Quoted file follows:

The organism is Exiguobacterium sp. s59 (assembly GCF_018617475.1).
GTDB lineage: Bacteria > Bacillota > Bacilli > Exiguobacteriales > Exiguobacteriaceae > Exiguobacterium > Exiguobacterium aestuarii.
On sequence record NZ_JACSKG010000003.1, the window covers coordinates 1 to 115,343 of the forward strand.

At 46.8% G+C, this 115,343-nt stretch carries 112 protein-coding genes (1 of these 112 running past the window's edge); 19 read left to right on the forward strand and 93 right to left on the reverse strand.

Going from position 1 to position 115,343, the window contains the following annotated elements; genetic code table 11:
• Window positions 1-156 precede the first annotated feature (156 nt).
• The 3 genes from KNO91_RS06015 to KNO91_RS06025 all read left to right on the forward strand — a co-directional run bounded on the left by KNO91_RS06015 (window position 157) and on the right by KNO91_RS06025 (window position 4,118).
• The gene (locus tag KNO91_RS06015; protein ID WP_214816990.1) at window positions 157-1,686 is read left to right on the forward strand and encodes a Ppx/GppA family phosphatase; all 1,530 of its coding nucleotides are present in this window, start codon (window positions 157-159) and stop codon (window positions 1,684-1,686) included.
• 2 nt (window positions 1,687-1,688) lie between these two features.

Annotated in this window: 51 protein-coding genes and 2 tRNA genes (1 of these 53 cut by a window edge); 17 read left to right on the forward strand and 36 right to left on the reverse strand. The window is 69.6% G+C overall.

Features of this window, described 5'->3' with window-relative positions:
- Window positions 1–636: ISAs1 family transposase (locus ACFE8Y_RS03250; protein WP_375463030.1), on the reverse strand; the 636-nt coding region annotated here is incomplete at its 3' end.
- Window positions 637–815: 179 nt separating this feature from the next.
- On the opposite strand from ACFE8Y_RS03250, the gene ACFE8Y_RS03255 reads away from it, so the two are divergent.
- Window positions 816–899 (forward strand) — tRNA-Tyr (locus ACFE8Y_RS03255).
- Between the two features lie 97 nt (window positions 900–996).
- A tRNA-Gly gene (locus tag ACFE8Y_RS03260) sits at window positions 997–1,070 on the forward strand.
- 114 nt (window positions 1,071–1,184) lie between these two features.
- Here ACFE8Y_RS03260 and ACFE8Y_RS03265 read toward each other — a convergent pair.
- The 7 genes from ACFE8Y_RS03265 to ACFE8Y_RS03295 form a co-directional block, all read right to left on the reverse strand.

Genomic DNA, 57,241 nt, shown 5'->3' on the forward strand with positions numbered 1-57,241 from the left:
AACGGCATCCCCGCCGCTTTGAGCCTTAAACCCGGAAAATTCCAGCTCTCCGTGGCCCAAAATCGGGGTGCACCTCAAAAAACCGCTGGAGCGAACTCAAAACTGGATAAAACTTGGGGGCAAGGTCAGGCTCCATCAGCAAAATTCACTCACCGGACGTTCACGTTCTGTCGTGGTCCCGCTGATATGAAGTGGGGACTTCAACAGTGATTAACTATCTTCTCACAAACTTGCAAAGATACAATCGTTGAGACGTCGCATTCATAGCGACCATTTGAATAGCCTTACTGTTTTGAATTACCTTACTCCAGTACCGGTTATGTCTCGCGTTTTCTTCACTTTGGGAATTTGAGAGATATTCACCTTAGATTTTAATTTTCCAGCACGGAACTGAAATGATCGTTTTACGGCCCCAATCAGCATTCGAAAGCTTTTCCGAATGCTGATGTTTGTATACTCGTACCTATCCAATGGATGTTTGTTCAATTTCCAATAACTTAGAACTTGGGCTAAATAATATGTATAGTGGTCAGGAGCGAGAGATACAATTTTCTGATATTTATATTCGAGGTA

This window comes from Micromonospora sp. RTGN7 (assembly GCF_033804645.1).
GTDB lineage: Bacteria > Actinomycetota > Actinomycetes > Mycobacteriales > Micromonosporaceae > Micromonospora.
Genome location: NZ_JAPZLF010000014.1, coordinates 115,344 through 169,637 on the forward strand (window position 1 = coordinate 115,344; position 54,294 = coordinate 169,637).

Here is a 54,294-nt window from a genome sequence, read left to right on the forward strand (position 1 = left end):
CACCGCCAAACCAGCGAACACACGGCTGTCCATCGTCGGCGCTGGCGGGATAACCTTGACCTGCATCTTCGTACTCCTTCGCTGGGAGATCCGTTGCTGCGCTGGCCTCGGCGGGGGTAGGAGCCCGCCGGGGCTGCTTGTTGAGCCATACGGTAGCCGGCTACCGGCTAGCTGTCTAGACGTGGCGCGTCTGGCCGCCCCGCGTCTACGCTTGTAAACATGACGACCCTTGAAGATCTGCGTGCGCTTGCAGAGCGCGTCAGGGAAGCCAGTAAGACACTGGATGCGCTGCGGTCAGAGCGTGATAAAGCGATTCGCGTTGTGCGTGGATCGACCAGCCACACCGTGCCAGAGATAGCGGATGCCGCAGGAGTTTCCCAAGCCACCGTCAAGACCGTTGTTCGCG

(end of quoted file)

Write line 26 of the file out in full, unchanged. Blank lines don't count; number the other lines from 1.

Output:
Here is a 54,294-nt window from a genome sequence, read left to right on the forward strand (position 1 = left end):